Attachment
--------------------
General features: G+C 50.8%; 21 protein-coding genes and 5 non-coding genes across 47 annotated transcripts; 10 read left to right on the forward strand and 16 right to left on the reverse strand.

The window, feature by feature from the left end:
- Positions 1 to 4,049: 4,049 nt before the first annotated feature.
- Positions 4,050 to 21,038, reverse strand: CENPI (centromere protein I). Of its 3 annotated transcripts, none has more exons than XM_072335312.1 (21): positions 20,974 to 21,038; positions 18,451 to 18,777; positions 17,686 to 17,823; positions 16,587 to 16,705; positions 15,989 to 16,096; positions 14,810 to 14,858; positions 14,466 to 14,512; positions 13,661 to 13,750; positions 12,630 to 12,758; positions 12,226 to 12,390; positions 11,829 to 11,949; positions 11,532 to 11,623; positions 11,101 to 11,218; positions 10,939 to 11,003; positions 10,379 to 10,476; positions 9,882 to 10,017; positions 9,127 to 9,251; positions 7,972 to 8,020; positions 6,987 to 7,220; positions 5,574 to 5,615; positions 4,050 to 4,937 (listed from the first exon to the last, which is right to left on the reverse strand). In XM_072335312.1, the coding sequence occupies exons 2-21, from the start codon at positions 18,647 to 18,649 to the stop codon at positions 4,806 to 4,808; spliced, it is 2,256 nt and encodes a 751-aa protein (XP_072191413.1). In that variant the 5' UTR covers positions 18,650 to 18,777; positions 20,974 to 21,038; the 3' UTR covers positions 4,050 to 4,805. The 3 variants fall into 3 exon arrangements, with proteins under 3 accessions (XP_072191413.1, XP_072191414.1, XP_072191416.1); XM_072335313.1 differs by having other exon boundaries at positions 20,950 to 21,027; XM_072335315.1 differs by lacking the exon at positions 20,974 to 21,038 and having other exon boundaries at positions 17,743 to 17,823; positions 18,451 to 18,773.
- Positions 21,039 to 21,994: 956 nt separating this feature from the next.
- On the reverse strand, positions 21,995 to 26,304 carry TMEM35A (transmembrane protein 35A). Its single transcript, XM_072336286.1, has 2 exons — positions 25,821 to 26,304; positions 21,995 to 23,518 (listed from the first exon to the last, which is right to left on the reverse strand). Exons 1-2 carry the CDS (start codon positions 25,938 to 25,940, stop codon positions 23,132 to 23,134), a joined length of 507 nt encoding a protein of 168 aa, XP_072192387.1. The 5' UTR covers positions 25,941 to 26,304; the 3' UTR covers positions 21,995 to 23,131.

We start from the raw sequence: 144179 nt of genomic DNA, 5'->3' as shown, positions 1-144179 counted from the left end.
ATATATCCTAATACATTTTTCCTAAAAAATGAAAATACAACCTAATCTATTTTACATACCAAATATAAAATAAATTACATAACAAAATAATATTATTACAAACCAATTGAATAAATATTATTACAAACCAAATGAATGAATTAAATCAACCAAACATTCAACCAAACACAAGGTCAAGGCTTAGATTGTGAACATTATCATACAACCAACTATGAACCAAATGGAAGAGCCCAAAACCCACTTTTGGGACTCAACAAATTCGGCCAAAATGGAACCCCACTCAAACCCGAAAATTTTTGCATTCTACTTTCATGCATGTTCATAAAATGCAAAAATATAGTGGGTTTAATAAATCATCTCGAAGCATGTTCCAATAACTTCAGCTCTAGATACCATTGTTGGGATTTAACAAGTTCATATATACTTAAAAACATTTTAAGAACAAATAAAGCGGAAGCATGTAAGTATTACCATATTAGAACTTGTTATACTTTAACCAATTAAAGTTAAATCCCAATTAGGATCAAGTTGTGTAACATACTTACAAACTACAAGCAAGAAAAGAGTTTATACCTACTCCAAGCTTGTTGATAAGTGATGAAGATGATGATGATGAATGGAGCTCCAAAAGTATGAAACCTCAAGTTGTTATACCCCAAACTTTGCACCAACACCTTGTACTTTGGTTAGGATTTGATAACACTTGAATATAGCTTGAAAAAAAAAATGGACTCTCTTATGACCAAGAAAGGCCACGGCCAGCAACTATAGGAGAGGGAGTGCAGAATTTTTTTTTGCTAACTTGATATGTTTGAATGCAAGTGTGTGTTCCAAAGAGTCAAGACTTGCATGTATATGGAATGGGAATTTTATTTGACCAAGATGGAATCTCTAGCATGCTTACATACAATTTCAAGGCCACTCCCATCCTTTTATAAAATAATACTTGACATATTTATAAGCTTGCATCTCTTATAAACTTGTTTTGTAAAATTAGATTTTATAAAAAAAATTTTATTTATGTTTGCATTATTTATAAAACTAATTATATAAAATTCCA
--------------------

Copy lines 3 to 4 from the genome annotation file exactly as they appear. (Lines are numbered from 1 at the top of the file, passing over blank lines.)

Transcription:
- Positions 1 to 4,049: 4,049 nt before the first annotated feature.
- Positions 4,050 to 21,038, reverse strand: CENPI (centromere protein I). Of its 3 annotated transcripts, none has more exons than XM_072335312.1 (21): positions 20,974 to 21,038; positions 18,451 to 18,777; positions 17,686 to 17,823; positions 16,587 to 16,705; positions 15,989 to 16,096; positions 14,810 to 14,858; positions 14,466 to 14,512; positions 13,661 to 13,750; positions 12,630 to 12,758; positions 12,226 to 12,390; positions 11,829 to 11,949; positions 11,532 to 11,623; positions 11,101 to 11,218; positions 10,939 to 11,003; positions 10,379 to 10,476; positions 9,882 to 10,017; positions 9,127 to 9,251; positions 7,972 to 8,020; positions 6,987 to 7,220; positions 5,574 to 5,615; positions 4,050 to 4,937 (listed from the first exon to the last, which is right to left on the reverse strand). In XM_072335312.1, the coding sequence occupies exons 2-21, from the start codon at positions 18,647 to 18,649 to the stop codon at positions 4,806 to 4,808; spliced, it is 2,256 nt and encodes a 751-aa protein (XP_072191413.1). In that variant the 5' UTR covers positions 18,650 to 18,777; positions 20,974 to 21,038; the 3' UTR covers positions 4,050 to 4,805. The 3 variants fall into 3 exon arrangements, with proteins under 3 accessions (XP_072191413.1, XP_072191414.1, XP_072191416.1); XM_072335313.1 differs by having other exon boundaries at positions 20,950 to 21,027; XM_072335315.1 differs by lacking the exon at positions 20,974 to 21,038 and having other exon boundaries at positions 17,743 to 17,823; positions 18,451 to 18,773.